Rodgers and Hammerstein were doing so well just three years after they began working together that they began producing shows by others. In May of 1946, they opened Annie Get Your Gun. The idea for the show came from Dorothy Fields, who wanted to create a show for her friend Ethel Merman. Fields and her brother Herbert wrote the book for the show. Rodgers and Hammerstein selected Jerome Kern to write the music, but Kern died before he began work on the project. His replacement was more than adequate, since the score was provided by Irving Berlin. Some of Berlin's greatest hits were introduced in this show, including "The Girl That I Marry," "(There's No Business Like) Show Business" and "Anything You Can Do." The show also further ensconced Merman in the role of "Queen of the Musicals."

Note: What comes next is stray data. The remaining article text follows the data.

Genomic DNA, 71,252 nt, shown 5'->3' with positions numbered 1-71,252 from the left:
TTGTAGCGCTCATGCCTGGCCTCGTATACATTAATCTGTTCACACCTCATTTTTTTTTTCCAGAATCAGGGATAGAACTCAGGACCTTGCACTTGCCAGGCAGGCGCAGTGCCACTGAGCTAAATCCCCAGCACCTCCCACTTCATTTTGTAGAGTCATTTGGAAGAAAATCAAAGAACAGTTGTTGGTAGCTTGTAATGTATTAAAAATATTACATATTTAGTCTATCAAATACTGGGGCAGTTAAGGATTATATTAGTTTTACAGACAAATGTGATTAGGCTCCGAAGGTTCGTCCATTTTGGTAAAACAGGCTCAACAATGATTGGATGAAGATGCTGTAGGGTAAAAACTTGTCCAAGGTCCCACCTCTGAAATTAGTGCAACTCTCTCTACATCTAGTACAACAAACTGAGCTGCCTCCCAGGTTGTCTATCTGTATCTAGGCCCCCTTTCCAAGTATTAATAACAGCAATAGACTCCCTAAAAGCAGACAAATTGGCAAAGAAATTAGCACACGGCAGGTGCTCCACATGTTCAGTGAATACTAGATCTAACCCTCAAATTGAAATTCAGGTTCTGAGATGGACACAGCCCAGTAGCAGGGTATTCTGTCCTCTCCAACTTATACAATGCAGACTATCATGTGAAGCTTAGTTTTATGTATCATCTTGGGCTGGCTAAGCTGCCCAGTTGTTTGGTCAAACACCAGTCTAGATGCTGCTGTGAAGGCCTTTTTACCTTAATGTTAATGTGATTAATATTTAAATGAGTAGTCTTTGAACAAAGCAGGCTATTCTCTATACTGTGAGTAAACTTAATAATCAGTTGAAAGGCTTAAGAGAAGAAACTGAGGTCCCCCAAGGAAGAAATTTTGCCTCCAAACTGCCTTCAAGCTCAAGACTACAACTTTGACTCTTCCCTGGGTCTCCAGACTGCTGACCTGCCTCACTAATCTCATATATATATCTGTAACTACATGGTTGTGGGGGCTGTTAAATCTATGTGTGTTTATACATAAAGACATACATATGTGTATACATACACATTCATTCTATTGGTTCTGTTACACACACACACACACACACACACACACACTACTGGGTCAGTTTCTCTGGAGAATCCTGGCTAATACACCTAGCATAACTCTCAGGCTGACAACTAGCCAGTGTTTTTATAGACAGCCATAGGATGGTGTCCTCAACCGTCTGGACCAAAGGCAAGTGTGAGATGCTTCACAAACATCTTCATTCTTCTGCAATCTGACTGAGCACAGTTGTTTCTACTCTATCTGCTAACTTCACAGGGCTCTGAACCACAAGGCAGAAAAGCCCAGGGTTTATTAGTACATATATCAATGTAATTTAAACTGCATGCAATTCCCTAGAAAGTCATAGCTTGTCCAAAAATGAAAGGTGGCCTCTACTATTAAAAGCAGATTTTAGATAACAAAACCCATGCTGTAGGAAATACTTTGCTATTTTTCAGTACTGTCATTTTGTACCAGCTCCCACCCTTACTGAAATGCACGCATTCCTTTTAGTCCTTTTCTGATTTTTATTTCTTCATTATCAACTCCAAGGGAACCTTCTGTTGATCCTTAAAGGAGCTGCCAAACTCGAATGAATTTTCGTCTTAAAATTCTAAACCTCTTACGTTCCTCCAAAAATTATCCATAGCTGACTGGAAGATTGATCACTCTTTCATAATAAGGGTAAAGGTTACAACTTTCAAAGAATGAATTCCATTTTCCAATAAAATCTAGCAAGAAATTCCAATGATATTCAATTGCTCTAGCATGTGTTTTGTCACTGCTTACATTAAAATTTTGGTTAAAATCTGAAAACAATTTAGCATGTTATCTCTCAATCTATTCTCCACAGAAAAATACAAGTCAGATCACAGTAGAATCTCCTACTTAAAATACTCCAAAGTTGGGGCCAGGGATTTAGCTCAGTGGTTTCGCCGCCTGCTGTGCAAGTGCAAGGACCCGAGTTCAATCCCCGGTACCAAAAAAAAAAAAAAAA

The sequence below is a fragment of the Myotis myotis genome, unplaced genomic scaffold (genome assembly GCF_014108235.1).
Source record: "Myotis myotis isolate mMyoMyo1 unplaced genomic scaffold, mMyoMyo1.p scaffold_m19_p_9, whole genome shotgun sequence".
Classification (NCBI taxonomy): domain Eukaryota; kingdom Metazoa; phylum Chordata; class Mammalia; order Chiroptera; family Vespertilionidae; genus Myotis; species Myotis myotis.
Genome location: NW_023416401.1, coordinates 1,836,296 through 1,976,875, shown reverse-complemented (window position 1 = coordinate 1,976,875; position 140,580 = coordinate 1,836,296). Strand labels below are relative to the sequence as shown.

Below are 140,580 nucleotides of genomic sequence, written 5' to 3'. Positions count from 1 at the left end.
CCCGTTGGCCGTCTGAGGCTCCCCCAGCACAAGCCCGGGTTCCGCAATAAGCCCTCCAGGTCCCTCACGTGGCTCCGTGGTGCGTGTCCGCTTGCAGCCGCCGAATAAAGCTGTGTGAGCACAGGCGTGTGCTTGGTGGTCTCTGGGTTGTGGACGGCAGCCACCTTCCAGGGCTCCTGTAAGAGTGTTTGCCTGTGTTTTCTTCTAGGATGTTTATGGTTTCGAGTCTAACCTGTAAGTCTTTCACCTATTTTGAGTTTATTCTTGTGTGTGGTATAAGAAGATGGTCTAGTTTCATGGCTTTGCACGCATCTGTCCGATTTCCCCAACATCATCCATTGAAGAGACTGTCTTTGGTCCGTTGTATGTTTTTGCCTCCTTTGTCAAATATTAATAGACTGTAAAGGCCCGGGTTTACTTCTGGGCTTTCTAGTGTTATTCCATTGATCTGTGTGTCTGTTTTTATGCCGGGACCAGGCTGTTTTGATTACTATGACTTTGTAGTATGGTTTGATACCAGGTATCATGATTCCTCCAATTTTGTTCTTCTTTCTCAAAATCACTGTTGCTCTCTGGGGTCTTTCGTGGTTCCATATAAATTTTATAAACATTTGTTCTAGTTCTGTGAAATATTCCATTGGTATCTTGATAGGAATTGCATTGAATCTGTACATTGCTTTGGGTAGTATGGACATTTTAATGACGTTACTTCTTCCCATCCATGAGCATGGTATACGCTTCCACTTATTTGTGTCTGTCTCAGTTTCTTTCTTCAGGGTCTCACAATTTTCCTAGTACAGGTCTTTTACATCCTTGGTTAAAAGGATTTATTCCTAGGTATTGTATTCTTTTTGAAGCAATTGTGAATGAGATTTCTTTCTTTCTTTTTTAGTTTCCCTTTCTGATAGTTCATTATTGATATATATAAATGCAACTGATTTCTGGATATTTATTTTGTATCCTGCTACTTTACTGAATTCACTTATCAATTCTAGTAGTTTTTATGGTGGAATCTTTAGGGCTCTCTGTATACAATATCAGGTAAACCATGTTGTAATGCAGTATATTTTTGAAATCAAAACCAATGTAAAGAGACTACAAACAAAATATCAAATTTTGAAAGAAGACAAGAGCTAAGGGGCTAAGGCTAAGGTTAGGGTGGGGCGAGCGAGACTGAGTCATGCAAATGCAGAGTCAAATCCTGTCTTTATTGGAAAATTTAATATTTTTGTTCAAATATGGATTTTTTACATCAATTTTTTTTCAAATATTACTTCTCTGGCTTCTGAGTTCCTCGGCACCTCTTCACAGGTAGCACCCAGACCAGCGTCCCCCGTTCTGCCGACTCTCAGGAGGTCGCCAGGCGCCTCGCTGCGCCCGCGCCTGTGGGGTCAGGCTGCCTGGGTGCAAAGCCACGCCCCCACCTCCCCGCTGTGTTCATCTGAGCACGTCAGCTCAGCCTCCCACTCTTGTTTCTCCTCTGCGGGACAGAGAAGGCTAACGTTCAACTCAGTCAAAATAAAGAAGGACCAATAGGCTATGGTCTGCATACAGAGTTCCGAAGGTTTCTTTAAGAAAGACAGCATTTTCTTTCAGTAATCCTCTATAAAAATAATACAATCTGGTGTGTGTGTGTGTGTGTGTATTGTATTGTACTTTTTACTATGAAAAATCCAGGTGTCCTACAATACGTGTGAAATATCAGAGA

As has happened with many stories, novels become plays or movies (sometimes both) before becoming musicals. This happened with The King and I, which clearly prospered from that evolutionary path. However, A Tree Grows In Brooklyn, which opened in April of 1951, did not do as well. The novel was written by Betty Smith, who collaborated with George Abbott to create the libretto for the lyric version; Arthur Schwartz wrote the music to which the lyrics of Dorothy Fields were sung. Shirley Booth was the star. Though it had a decent run, the piece was unable to repay its investment.